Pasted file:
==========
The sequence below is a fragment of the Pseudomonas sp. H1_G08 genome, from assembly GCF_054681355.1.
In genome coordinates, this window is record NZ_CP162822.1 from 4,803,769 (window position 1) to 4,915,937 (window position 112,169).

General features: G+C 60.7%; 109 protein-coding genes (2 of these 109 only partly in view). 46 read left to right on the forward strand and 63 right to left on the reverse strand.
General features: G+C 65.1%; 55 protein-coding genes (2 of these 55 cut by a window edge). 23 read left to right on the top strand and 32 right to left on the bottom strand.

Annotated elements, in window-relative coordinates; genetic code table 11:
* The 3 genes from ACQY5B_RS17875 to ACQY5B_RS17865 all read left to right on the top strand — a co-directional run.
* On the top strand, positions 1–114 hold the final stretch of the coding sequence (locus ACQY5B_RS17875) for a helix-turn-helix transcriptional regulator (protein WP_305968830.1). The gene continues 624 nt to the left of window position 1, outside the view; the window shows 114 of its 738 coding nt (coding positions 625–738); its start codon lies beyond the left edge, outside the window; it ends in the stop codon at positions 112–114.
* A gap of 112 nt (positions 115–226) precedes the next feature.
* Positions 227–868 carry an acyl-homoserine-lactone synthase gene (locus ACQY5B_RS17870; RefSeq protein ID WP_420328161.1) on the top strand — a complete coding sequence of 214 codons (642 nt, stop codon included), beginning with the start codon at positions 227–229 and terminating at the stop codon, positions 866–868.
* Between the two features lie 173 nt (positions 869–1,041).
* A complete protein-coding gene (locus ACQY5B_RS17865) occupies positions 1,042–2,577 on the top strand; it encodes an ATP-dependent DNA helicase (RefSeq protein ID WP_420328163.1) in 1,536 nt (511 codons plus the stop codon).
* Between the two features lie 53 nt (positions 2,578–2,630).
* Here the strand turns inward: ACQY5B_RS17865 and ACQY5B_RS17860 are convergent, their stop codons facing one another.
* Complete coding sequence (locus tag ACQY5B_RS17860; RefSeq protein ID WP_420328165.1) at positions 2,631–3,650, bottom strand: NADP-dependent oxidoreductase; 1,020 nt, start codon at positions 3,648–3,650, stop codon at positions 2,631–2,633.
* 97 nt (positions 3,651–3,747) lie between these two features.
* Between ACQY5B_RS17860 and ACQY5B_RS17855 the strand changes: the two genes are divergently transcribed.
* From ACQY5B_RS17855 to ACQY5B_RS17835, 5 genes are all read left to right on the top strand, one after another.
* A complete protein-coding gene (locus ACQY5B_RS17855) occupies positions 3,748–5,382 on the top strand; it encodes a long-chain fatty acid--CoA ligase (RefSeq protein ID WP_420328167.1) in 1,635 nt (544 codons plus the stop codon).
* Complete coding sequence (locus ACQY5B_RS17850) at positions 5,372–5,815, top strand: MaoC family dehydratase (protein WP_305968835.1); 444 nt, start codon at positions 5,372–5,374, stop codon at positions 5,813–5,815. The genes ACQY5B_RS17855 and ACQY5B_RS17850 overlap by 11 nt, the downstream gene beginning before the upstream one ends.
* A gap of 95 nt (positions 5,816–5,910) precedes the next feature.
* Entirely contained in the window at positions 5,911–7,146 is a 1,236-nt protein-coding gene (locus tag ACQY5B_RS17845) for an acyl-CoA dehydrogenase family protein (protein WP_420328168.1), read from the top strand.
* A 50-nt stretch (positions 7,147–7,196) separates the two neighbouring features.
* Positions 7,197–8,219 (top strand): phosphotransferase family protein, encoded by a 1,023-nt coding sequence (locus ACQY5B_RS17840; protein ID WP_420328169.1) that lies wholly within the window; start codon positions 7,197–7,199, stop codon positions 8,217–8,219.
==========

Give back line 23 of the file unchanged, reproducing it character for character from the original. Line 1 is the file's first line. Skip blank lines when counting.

* Positions 7,197–8,219 (top strand): phosphotransferase family protein, encoded by a 1,023-nt coding sequence (locus ACQY5B_RS17840; protein ID WP_420328169.1) that lies wholly within the window; start codon positions 7,197–7,199, stop codon positions 8,217–8,219.